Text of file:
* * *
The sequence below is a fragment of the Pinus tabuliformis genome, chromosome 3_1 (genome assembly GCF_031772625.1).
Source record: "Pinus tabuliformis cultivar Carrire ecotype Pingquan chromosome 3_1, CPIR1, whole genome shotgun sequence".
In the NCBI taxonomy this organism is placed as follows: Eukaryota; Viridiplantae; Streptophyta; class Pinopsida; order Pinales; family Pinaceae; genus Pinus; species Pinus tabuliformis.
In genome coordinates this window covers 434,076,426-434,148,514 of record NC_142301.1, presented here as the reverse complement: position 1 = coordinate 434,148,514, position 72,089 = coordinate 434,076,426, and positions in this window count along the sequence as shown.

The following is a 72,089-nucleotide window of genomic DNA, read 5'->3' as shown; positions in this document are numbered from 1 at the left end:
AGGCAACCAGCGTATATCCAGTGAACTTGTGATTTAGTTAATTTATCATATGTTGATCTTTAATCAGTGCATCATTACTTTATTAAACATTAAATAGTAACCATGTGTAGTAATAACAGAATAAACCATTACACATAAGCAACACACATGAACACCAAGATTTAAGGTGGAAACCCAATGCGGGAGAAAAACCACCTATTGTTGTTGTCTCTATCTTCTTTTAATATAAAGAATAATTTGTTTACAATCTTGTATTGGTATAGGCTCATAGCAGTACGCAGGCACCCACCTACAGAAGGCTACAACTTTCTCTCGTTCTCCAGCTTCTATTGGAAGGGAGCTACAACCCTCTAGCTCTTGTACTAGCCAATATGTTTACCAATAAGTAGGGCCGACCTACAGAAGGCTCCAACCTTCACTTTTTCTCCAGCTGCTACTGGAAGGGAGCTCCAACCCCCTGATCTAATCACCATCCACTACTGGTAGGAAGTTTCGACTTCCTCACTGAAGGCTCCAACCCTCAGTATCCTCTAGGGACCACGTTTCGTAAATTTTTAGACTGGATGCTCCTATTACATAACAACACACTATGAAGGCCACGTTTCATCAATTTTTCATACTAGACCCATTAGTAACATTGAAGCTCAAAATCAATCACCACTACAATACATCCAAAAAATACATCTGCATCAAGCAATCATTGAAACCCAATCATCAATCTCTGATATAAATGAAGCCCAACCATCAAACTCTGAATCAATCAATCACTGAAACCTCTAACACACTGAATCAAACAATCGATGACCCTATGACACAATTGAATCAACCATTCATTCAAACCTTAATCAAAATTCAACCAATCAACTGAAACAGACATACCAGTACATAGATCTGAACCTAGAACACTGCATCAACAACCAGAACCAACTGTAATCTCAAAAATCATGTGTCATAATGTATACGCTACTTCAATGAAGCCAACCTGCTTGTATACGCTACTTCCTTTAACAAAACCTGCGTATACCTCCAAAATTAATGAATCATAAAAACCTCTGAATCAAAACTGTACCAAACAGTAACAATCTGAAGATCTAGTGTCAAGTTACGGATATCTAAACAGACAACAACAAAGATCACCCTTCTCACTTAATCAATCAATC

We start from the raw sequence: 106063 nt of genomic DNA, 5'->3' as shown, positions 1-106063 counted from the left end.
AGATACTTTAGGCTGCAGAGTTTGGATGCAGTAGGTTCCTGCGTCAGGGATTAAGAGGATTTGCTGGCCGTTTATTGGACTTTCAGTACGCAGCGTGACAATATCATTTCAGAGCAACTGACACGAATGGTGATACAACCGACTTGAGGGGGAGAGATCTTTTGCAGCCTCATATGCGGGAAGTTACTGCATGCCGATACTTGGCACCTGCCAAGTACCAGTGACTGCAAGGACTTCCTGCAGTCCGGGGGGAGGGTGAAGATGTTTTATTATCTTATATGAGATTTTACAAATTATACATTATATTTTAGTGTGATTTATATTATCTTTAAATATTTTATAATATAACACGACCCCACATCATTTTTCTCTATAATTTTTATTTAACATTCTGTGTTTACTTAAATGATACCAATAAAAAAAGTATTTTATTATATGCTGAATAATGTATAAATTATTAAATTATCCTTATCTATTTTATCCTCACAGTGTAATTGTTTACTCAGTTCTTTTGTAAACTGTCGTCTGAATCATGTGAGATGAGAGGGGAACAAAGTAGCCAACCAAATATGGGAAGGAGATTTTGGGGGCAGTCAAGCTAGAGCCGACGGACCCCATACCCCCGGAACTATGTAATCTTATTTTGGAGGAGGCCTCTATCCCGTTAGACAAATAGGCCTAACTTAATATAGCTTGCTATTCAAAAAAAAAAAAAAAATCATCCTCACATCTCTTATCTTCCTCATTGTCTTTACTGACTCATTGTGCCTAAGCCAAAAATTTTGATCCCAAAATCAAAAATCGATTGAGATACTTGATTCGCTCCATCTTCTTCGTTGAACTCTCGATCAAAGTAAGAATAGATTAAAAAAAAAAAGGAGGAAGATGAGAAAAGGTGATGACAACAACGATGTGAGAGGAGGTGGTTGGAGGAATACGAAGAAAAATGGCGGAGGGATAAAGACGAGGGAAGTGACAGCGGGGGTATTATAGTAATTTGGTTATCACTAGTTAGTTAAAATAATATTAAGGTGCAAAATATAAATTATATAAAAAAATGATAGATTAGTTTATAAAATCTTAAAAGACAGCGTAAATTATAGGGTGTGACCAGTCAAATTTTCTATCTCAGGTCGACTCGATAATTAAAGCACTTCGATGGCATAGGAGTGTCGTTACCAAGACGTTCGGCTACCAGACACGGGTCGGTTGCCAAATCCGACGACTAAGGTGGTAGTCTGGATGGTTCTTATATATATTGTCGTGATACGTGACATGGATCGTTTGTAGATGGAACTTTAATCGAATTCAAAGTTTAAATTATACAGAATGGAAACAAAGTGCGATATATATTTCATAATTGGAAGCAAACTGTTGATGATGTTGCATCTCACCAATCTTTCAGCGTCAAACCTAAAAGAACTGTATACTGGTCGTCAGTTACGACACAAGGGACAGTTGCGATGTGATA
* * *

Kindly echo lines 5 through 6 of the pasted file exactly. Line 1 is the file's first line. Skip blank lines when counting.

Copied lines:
The following is a 72,089-nucleotide window of genomic DNA, read 5'->3' as shown; positions in this document are numbered from 1 at the left end:
AGGCAACCAGCGTATATCCAGTGAACTTGTGATTTAGTTAATTTATCATATGTTGATCTTTAATCAGTGCATCATTACTTTATTAAACATTAAATAGTAACCATGTGTAGTAATAACAGAATAAACCATTACACATAAGCAACACACATGAACACCAAGATTTAAGGTGGAAACCCAATGCGGGAGAAAAACCACCTATTGTTGTTGTCTCTATCTTCTTTTAATATAAAGAATAATTTGTTTACAATCTTGTATTGGTATAGGCTCATAGCAGTACGCAGGCACCCACCTACAGAAGGCTACAACTTTCTCTCGTTCTCCAGCTTCTATTGGAAGGGAGCTACAACCCTCTAGCTCTTGTACTAGCCAATATGTTTACCAATAAGTAGGGCCGACCTACAGAAGGCTCCAACCTTCACTTTTTCTCCAGCTGCTACTGGAAGGGAGCTCCAACCCCCTGATCTAATCACCATCCACTACTGGTAGGAAGTTTCGACTTCCTCACTGAAGGCTCCAACCCTCAGTATCCTCTAGGGACCACGTTTCGTAAATTTTTAGACTGGATGCTCCTATTACATAACAACACACTATGAAGGCCACGTTTCATCAATTTTTCATACTAGACCCATTAGTAACATTGAAGCTCAAAATCAATCACCACTACAATACATCCAAAAAATACATCTGCATCAAGCAATCATTGAAACCCAATCATCAATCTCTGATATAAATGAAGCCCAACCATCAAACTCTGAATCAATCAATCACTGAAACCTCTAACACACTGAATCAAACAATCGATGACCCTATGACACAATTGAATCAACCATTCATTCAAACCTTAATCAAAATTCAACCAATCAACTGAAACAGACATACCAGTACATAGATCTGAACCTAGAACACTGCATCAACAACCAGAACCAACTGTAATCTCAAAAATCATGTGTCATAATGTATACGCTACTTCAATGAAGCCAACCTGCTTGTATACGCTACTTCCTTTAACAAAACCTGCGTATACCTCCAAAATTAATGAATCATAAAAACCTCTGAATCAAAACTGTACCAAACAGTAACAATCTGAAGATCTAGTGTCAAGTTACGGATATCTAAACAGACAACAACAAAGATCACCCTTCTCACTTAATCAATCAATC